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Supporting Seniors with Mental Health Conditions

When thinking of age-related health issues, physical infirmity probably springs to most people’s minds; however, seniors are also prone to mental health disorders. Another exciting transition is retirement, which many people anticipate with enthusiasm but might trigger or exacerbate mental health issues. 

Although there are insufficient studies into seniors’ mental health, those that do exist expose cause for concern. For example, almost one-fourth of seniors in the United States are believed to be socially isolated and approximately two-thirds don’t get the mental health treatment they need. Assisted living facilities provide safe, secure and sociable homes with staff trained to care for residents with mental health issues. This guide provides an overview of the mental health conditions that seniors typically face and how assisted living can help. 

Common Mental Health Conditions That Impact Seniors 

Some mental health conditions are common among seniors. Given their general prevalence, however, there are often a variety of ways to treat them. 

Anxiety Disorders 

An anxiety disorder may make a senior become so anxious that dealing with everyday life becomes a challenge. Common symptoms you may notice include uncontrollable fear, obsessive thinking, insomnia, increased heartbeat and headaches. It is estimated that anywhere from 3% to 14% of America’s older adults have a diagnosable anxiety disorder. This could be due to one or more risk factors most relevant to the senior population, such as bereavement, reduced mobility and financial insecurity. Fortunately, anxiety can be effectively treated by medications and psychotherapy. 

Bipolar Disorder 

Most people with bipolar disorder experience severe mood swings that include manic highs and depressive lows. The precise cause for these swings isn’t known, but genetics, a chemical imbalance in the brain, childhood trauma and stressful life events are believed to be factors. Around 25% of people with bipolar disorder are aged 60+, and this figure is projected to exceed 50% by 2030. Seniors should visit their doctor if they think they’re experiencing symptoms of bipolar disorder. 


Depression is a medical condition that can cause someone to continuously experience feelings such as sadness, hopelessness and apathy for lengthy periods — typically weeks or longer. Significant events, such as losing a loved one, can lead to depression in the elderly. Depression affects 1% to 5% of seniors, rising to 11.5% of those hospitalized and 13.5% in those receiving home care. It can be treated with psychotherapy and/or antidepressant drugs.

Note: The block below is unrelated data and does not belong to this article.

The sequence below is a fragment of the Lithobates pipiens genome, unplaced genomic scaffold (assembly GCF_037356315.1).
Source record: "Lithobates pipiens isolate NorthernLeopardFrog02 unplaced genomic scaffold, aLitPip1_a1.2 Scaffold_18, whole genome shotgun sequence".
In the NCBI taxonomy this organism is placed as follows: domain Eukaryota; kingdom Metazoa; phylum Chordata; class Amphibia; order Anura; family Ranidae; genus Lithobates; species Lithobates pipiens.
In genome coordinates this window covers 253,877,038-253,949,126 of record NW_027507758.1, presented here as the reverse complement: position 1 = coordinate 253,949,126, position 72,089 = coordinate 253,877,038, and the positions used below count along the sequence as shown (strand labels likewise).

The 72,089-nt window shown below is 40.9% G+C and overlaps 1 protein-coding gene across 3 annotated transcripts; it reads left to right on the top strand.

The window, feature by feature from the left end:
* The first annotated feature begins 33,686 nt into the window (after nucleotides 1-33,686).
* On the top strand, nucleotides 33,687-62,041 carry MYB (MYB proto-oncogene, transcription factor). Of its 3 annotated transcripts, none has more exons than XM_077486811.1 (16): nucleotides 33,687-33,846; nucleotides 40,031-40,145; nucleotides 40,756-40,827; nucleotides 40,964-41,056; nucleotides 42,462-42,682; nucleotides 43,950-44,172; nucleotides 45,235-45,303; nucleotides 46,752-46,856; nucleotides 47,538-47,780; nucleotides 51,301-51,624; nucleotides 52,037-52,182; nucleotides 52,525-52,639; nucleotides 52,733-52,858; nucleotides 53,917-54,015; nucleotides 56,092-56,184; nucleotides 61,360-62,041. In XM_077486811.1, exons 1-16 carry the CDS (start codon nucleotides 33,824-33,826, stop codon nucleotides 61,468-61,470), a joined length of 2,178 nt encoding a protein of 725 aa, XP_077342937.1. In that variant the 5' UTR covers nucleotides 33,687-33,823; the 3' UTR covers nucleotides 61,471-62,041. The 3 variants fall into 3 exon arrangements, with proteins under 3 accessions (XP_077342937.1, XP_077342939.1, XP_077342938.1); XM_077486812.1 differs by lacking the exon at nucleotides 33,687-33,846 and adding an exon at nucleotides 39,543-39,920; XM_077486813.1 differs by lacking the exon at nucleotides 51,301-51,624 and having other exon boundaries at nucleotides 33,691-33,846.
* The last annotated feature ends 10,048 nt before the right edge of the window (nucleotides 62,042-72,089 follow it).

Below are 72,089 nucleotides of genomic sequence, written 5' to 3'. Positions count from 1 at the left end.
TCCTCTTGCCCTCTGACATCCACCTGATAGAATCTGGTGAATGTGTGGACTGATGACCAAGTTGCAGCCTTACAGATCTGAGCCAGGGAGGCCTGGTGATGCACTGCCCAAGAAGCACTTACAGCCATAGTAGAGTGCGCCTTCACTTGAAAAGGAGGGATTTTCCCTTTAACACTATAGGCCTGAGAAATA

Eating Disorders 

Eating disorders typically appear in early adulthood (age 18 for bulimia and anorexia and 21 for binge eating disorder) and may continue into the retirement years. As we age and our metabolism slows down and hormone levels decrease, it can become a challenge to lose weight, and seniors who aren’t used to carrying a few extra pounds may develop unhealthy habits with food. Health risks associated with eating disorders include heart disease, hypertension and diabetes. Seniors should speak to a doctor if they’re concerned about their relationship to food, as common treatments include psychotherapy, nutritional counseling and medications.

Risks Factors for Mental Health Conditions in 


The World Health Organization (WHO) states 15% of adults aged 60 and older have a mental  disorder. Many factors can trigger these disorders: Alzheimer’s: Alzheimer’s is a type of dementia affecting more than 6 million Americans 

as of 2022. Changes in the brain resulting from age, as well as environmental, lifestyle 

and genetic factors, are believed to play a part. 

Chronic Pain: Chronic pain is pain that lasts longer than expected as part of the healing 

process (usually pain lasting over 3 months). Persistent pain can cause mental health 

conditions such as depression and anxiety. 

Chronic Stress: Chronic stress is persistently feeling overwhelmed or pressured. Factors 

such as worrying about developing dementia, personal finances and losing 

independence are known contributors. 

Elder Abuse: Around 1 in 10 adults aged 60 and older have suffered elder abuse in their 

community. Based on self-reports from residents, the most common type in residential 

care is psychological abuse (33.4%) and the least common is sexual abuse (1.9%). 

Physical Health: Deteriorating physical health is known to affect seniors’ psychological 

health. Arthritis is a common condition that may impact mental health, with 49.6% of 

adults aged 65+ reporting a diagnosis. 

Warning Signs of Mental Health Disorders in Seniors 

Loved ones and caregivers are often the first people to notice that a senior may be struggling with a psychological condition.

Signs to look out for include: 

Loss of temper and argumentative behavior 

Appears unusually angry, scared or upset 

Feelings of desperation or helplessness 

Loss of sleep or sleep pattern changes 

Loss of appetite 

Experiences pains that can’t be explained 

A lack of emotion 

Extended depression 

Substance misuse 

Thoughts of self-harm, suicide or hurting others 

Housing Options for Seniors Living With Mental 

Health Conditions 

Seniors living with mental health conditions don’t need to suffer alone.

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